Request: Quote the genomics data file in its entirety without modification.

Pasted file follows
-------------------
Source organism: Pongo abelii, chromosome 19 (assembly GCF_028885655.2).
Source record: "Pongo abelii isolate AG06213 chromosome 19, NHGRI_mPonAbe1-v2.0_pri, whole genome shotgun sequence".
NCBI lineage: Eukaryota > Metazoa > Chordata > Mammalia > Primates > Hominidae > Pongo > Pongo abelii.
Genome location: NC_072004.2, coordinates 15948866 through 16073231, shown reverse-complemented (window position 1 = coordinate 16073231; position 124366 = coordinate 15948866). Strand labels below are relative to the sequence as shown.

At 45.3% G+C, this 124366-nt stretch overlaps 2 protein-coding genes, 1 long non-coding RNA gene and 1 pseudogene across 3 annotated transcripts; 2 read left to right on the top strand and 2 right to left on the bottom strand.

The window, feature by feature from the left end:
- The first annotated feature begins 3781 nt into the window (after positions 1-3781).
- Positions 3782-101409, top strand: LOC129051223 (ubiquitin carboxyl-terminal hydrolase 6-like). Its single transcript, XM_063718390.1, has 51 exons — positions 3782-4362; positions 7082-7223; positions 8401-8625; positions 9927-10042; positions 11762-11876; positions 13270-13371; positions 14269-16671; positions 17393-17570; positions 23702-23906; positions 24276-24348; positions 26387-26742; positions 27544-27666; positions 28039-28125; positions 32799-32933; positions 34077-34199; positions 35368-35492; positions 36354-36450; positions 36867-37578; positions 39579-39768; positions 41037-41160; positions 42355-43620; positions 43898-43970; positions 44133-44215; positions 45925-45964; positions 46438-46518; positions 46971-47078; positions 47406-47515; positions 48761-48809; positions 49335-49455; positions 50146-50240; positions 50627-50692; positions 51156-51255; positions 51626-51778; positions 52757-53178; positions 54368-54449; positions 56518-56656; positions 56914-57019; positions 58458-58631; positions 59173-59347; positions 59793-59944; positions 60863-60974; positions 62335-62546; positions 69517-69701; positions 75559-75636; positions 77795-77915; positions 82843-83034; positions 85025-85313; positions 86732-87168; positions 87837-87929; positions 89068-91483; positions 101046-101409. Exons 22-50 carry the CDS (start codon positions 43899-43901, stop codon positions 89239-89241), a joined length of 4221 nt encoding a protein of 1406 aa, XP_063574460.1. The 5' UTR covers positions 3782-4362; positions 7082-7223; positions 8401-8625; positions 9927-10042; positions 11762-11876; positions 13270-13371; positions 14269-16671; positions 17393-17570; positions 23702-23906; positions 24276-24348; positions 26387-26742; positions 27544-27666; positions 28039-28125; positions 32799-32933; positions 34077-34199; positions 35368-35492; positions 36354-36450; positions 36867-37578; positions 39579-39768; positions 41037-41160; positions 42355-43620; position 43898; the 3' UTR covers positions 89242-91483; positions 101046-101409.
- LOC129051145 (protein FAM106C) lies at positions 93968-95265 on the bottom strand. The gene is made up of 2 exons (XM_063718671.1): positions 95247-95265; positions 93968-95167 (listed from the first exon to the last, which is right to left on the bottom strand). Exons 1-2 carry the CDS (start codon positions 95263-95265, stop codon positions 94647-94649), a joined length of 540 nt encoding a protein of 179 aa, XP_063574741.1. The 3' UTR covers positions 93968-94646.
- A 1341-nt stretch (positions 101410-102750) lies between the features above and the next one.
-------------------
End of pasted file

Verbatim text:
Source organism: Pongo abelii, chromosome 19 (assembly GCF_028885655.2).
Source record: "Pongo abelii isolate AG06213 chromosome 19, NHGRI_mPonAbe1-v2.0_pri, whole genome shotgun sequence".
NCBI lineage: Eukaryota > Metazoa > Chordata > Mammalia > Primates > Hominidae > Pongo > Pongo abelii.
Genome location: NC_072004.2, coordinates 15948866 through 16073231, shown reverse-complemented (window position 1 = coordinate 16073231; position 124366 = coordinate 15948866). Strand labels below are relative to the sequence as shown.

At 45.3% G+C, this 124366-nt stretch overlaps 2 protein-coding genes, 1 long non-coding RNA gene and 1 pseudogene across 3 annotated transcripts; 2 read left to right on the top strand and 2 right to left on the bottom strand.

The window, feature by feature from the left end:
- The first annotated feature begins 3781 nt into the window (after positions 1-3781).
- Positions 3782-101409, top strand: LOC129051223 (ubiquitin carboxyl-terminal hydrolase 6-like). Its single transcript, XM_063718390.1, has 51 exons — positions 3782-4362; positions 7082-7223; positions 8401-8625; positions 9927-10042; positions 11762-11876; positions 13270-13371; positions 14269-16671; positions 17393-17570; positions 23702-23906; positions 24276-24348; positions 26387-26742; positions 27544-27666; positions 28039-28125; positions 32799-32933; positions 34077-34199; positions 35368-35492; positions 36354-36450; positions 36867-37578; positions 39579-39768; positions 41037-41160; positions 42355-43620; positions 43898-43970; positions 44133-44215; positions 45925-45964; positions 46438-46518; positions 46971-47078; positions 47406-47515; positions 48761-48809; positions 49335-49455; positions 50146-50240; positions 50627-50692; positions 51156-51255; positions 51626-51778; positions 52757-53178; positions 54368-54449; positions 56518-56656; positions 56914-57019; positions 58458-58631; positions 59173-59347; positions 59793-59944; positions 60863-60974; positions 62335-62546; positions 69517-69701; positions 75559-75636; positions 77795-77915; positions 82843-83034; positions 85025-85313; positions 86732-87168; positions 87837-87929; positions 89068-91483; positions 101046-101409. Exons 22-50 carry the CDS (start codon positions 43899-43901, stop codon positions 89239-89241), a joined length of 4221 nt encoding a protein of 1406 aa, XP_063574460.1. The 5' UTR covers positions 3782-4362; positions 7082-7223; positions 8401-8625; positions 9927-10042; positions 11762-11876; positions 13270-13371; positions 14269-16671; positions 17393-17570; positions 23702-23906; positions 24276-24348; positions 26387-26742; positions 27544-27666; positions 28039-28125; positions 32799-32933; positions 34077-34199; positions 35368-35492; positions 36354-36450; positions 36867-37578; positions 39579-39768; positions 41037-41160; positions 42355-43620; position 43898; the 3' UTR covers positions 89242-91483; positions 101046-101409.
- LOC129051145 (protein FAM106C) lies at positions 93968-95265 on the bottom strand. The gene is made up of 2 exons (XM_063718671.1): positions 95247-95265; positions 93968-95167 (listed from the first exon to the last, which is right to left on the bottom strand). Exons 1-2 carry the CDS (start codon positions 95263-95265, stop codon positions 94647-94649), a joined length of 540 nt encoding a protein of 179 aa, XP_063574741.1. The 3' UTR covers positions 93968-94646.
- A 1341-nt stretch (positions 101410-102750) lies between the features above and the next one.